Marsdiep crossing between Den Helder and Texel

The Marsdiep is a 4 km wide stretch of water between Den Helder and Texel Island, located in the north of the Netherlands. It is crossed by a busy shipping lane for commercial boat traffic and also provides access to the port of Den Helder which is the biggest port of the Dutch Navy. The water depth at Marsdiep is 32 m (LAT).


In the 1980s PWN (Provinciaal Waterleidingbedrijf Noord-Holland), the local water supplier, used a shallow water pipe lay barge to install two HDPE water lines across the Marsdiep to provide Texel with a reliable supply of drinking water. Water supply worked well for many years. However, due to tidal currents the sea bed was heavily eroded, which eventually exposed both drinking water lines. Since that time preventive measures for temporary protection had to be taken by means of rock dumping, every year.

PWN realised that in several years the condition of the lines would deteriorate further and in 2011 commissioned feasibility studies to assess potential solutions. These focussed on different aspects by means of rehabilitation, replacement or reconstruction. One of those studies, focussing on HDD, was compiled by LMR. Amongst other things that study proposed doing first an extensive theoretical soil investigation research in data bases and archives which should be followed by a test drill campaign, all prior to signing a HDD contact.

In spring 2013 one of the two uncovered water lines failed completely and action had to be taken. The broken line was repaired and the above-mentioned data research for soil conditions took place. Following on from that a tender was launched for a test drill campaign. In compliance with these works test drills with lengths of 1.500 m and, optionally, 2.000 m and at different depths were proposed. Those test drills aimed to:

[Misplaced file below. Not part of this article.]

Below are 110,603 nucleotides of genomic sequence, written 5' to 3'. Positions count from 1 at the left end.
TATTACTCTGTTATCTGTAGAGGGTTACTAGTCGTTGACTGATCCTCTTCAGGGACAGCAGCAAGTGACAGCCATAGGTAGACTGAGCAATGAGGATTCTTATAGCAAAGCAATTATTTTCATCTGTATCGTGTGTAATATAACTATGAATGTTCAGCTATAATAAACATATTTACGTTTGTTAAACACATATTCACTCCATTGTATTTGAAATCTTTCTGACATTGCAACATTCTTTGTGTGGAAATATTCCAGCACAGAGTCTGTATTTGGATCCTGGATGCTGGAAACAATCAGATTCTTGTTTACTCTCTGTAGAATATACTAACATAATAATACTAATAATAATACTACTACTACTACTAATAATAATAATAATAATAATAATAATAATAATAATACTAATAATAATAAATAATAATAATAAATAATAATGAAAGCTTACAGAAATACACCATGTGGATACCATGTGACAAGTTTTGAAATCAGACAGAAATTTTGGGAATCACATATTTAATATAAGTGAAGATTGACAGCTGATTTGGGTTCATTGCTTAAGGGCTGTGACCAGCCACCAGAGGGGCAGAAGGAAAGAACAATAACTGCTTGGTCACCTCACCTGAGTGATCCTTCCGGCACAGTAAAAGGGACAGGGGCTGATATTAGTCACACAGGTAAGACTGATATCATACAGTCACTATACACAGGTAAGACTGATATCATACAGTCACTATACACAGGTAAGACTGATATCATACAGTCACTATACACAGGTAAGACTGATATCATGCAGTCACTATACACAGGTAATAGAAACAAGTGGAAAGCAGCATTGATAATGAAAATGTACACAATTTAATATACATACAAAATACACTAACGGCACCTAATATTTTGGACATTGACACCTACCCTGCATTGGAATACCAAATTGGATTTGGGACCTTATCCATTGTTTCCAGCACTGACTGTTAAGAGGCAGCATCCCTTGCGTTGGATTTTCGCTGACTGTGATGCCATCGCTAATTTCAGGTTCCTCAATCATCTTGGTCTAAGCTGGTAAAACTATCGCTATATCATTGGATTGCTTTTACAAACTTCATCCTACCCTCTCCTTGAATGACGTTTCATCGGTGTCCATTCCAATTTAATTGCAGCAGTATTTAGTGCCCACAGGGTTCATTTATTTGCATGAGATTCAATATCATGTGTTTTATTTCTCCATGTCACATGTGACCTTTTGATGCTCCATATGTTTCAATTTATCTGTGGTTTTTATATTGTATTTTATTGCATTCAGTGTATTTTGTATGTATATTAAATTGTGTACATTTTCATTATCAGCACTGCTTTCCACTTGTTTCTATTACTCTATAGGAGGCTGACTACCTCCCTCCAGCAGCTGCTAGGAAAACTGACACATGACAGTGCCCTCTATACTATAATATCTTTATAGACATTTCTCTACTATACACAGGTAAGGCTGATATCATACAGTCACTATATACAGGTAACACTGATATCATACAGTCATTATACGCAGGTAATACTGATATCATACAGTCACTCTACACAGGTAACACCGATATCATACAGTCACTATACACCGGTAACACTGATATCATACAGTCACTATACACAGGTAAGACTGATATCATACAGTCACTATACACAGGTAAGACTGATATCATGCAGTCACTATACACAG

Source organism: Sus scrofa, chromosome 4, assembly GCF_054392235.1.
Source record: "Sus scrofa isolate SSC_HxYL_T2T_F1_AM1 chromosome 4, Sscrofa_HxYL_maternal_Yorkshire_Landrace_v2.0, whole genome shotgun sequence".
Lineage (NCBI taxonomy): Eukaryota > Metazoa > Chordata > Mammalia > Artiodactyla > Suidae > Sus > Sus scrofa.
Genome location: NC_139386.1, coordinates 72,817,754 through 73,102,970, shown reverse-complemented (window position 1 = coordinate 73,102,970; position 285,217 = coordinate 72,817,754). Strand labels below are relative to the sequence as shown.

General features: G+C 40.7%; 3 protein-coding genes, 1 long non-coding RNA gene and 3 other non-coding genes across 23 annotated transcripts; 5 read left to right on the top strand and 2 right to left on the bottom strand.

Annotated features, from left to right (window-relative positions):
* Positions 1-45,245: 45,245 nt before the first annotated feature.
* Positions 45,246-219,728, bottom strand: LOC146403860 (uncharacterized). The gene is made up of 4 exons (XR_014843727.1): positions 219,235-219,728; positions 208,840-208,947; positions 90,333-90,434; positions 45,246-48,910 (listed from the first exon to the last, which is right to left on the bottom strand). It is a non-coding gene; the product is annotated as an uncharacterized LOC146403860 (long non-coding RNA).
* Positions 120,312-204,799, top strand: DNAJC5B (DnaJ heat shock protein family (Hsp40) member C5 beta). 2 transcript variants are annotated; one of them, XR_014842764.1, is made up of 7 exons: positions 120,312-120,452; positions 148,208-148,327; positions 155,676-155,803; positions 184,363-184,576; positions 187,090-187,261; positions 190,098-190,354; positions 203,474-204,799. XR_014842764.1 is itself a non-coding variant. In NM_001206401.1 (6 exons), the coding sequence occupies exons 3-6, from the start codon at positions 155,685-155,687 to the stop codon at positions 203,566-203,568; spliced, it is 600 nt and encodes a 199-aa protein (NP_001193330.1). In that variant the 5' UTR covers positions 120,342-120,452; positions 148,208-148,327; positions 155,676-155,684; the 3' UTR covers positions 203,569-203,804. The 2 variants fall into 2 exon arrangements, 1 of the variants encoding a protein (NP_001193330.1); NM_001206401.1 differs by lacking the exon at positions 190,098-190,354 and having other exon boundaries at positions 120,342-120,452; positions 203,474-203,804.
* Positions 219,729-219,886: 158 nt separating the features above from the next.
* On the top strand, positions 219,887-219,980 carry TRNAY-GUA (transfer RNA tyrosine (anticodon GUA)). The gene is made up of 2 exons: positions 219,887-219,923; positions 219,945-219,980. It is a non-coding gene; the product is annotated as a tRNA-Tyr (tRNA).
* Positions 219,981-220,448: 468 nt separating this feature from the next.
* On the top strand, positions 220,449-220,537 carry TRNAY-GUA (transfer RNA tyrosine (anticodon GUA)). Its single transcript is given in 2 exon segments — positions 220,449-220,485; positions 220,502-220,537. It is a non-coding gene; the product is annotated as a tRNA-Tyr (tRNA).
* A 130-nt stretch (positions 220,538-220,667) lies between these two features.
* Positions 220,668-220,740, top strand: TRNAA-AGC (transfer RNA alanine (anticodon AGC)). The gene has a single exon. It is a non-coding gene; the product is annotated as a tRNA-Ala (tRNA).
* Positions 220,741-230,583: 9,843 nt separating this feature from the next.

1. identify an optimal geological layer through which to drill,
  2. provide data to determine:
    • which drilling methods work well in relation to encountered soil conditions,
    • reliability of mud systems,
    • reliability of bore hole surveying systems,
    • capability of HDD contractors,
    • impact of a simulated break down scenario with 48 hrs stand still.

Those works were carried out in spring and summer 2015 by two different HDD contractors, one on Texel Island and the other one in Den Helder. LMR was in the lucky position to do these works in Den Helder. The works on the Texel site were executed by a competitor. The scope of these works and the experience gained have been described in some previously published papers. As such, we will dispense with repeating these findings here.

On completion of the test drills and an in-depth evaluation of the results, PWN compiled a tender for the installation of the new water supply pipeline to Texel. That tender requested turnkey solutions for either one or two crossings, depending on the pipe dimension to be chosen by the contractor. The tender included all related pipe and earth works and also the procurement of pipes.